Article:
Greater Harrisburg's Community Magazine

Road Rethink: Forster Street is an artifact of poor ’50s planning. It’s time to reassess.

Illustration by Rich Hauck.

How’s 1952 treating you?

“The Perry Como Show,” Doris Day, duck and cover. Great stuff.

Wait, you don’t recall these things?

Well, in a sense, you are living in 1952—in Harrisburg, we all are.

In that year, Gov. John S. Fine approved the widening of Forster Street, allowing the state to blast through a leafy, quaint residential neighborhood to create what eventually would become a nine-lane (six through, two parking, one turning lane) asphalt hellscape.

We are now living in someone else’s reality, someone else’s vision of Harrisburg, namely a bunch of state officials and engineers, long gone, who sketched out a future ruled by the automobile.

I have in mind Judge Doom from “Who Framed Roger Rabbit?” as he dreamily imagined “eight lanes of shimmering cement” in place of Toon Town.

“They’re calling it a freeway,” he said, lost in a reverie. “My God, it’ll be beautiful.”

Like in the movie, plenty of stuff was inconveniently in the way on and near Forster Street—not fictional cartoon characters, but very real houses, businesses and human beings. But that was nothing that condemnation orders, property takings, bulldozers and blacktop couldn’t remedy.

Where Judge Doom failed, the commonwealth of Pennsylvania succeeded.

As we enter the 2020s, it’s perfectly reasonable to reassess this experiment. After all, 70 years seems plenty of time to judge whether or not something has worked.

In terms of moving workers to their jobs—the state’s only concern during Howdy Doody times—I’d give Harrisburg’s mini-freeway a grade of “C-minus.”

It basically accomplished that mission, but at a very high cost. Yes, the street successfully carries traffic from the Harvey Taylor Bridge to the Capitol Complex and back, but it’s also poorly engineered. Its width, speed off of the bridge and intersections with other busy city streets encourage speeding and light-running, which inevitably means crashes.

It’s also, for 22 hours a day, far too wide. All of those lanes are unnecessary to carry the average traffic load for about 95 percent of the 168-hour week, a sign of poor road design, planning and vision. In other words, Forster Street is vastly overbuilt, which may not have been obvious in the 1950s, but is now.

In terms of its impact on Harrisburg—can I go lower than “F?”

Forster Street ripped the heart out of Harrisburg, dividing neighborhoods and creating a vast, dangerous chasm smack in the middle of the city. Built as an integrated series of walkable neighborhoods, Harrisburg became fragmented and inhospitable. Soon, Front and 2nd streets also became mini-highways, making residents feel that they were living on one big traffic island—and who wants that?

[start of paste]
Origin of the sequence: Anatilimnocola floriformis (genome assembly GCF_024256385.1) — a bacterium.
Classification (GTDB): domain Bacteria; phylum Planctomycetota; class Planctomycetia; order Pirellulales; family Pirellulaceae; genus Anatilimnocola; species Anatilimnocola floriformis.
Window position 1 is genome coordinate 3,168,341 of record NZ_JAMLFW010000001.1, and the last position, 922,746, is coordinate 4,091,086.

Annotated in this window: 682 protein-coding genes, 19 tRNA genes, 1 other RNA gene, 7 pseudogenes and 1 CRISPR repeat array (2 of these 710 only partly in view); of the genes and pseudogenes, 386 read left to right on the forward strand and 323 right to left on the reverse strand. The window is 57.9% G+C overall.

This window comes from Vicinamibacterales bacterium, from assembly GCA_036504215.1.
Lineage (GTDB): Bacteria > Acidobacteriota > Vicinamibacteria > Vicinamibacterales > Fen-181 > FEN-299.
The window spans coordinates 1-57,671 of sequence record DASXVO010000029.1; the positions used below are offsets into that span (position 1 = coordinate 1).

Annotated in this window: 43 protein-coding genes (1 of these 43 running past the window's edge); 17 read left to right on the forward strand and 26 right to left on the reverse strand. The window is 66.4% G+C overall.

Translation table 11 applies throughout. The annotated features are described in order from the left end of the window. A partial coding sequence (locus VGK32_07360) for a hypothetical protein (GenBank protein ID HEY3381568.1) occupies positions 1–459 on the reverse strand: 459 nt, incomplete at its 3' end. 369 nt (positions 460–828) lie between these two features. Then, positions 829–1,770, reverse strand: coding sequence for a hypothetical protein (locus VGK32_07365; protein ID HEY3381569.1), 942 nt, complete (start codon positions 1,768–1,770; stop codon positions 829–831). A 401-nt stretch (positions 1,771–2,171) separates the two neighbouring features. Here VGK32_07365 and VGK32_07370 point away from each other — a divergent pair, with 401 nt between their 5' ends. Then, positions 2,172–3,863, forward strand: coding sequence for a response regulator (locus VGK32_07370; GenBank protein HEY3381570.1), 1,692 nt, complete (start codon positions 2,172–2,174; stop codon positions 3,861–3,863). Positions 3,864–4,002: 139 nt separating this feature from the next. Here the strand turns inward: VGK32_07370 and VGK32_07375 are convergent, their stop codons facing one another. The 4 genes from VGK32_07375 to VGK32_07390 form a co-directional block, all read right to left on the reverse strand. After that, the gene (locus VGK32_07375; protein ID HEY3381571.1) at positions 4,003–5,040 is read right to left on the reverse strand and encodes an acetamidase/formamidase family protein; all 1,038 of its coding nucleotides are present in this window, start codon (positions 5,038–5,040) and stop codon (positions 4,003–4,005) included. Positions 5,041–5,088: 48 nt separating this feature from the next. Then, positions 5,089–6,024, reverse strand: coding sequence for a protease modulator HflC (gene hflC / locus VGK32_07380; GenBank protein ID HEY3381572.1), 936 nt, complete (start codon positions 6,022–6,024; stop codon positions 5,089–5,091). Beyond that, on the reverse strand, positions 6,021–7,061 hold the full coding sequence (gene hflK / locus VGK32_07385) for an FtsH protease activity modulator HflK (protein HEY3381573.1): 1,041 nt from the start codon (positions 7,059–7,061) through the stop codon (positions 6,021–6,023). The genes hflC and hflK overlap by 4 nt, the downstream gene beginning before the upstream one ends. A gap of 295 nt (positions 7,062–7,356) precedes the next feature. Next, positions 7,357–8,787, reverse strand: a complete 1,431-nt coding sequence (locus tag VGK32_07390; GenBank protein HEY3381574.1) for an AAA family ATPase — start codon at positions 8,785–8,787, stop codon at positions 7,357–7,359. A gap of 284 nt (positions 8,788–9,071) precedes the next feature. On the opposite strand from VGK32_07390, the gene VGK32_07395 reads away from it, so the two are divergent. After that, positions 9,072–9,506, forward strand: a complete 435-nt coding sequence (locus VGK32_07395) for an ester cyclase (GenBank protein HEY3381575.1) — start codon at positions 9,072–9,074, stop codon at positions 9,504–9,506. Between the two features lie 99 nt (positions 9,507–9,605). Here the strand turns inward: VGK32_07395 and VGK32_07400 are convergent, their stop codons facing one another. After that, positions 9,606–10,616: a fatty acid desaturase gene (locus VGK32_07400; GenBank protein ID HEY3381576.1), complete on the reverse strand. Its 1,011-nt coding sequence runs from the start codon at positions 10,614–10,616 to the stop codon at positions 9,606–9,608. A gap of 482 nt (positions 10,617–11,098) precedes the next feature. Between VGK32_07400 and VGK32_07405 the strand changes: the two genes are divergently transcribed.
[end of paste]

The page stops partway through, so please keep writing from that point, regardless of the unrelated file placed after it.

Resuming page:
It’s difficult to exaggerate the disaster that this was for the city. These road projects kicked off a decades-long death spiral of urban flight, depopulation and disinvestment that we’re only now emerging from. Yes, state workers got to their jobs a little faster, paid for by the ruination of the capital city.

My understanding is that two aligned forces pushed the Forster Street expansion.

The first consisted of state officials under the sway of the wealthy and influential road construction industry, as well as powerful political boss Harvey Taylor, who saw the expansion of the Capitol complex and the grand boulevard leading up to it as a living monument to himself. In retrospect, they deserve all the censure we can muster.

The second force consisted of rank-and-file engineers and planners who likely believed this truly was the future. After all, Harrisburg was hardly alone in the urban highway trend. Roads were plowing through city after city, soon destabilizing and destroying them, too. If you were a civil engineer in the 1940s and ‘50s, knocking down buildings and throwing up highways was the thing to do.

But that was 70 years ago. Time moves on. Societies change, cities change, Harrisburg has changed. But Forster Street is essentially the same as the day the project’s ribbon was cut in the 1950s. It’s like we’re in a time warp, living out someone else’s failed vision of the future.

So, where to now?

It’s time for a rethink. The state should be working with the city to assess all of its road infrastructure in Harrisburg—what works, what doesn’t, and what might prepare us for the future, not just ignore or patch up past mistakes.

The thing is—we already know generally what this would look like based upon similar efforts in many cities around the country.

No, we can’t go back in time and magically return Forster to a small neighborhood street, but we can integrate it better into its city. This might mean a slimmer street with wider sidewalks, more green infrastructure, differentiated pavement, bump-outs, bike lanes and other measures that put pedestrians and cyclists on a more equal footing with autos. People shouldn’t fear for their lives simply because they want to cross the street between downtown and Midtown Harrisburg.

Harrisburg circa 1950 was a vastly different city than it was 70 years earlier—the mud-street, horse-centric 1880s. Likewise, Harrisburg of 2020 is vastly different than Harrisburg of 1950. To me, a rethink every 70 or so years is entirely reasonable.

Lawrance Binda is co-publisher/editor-in-chief of TheBurg.

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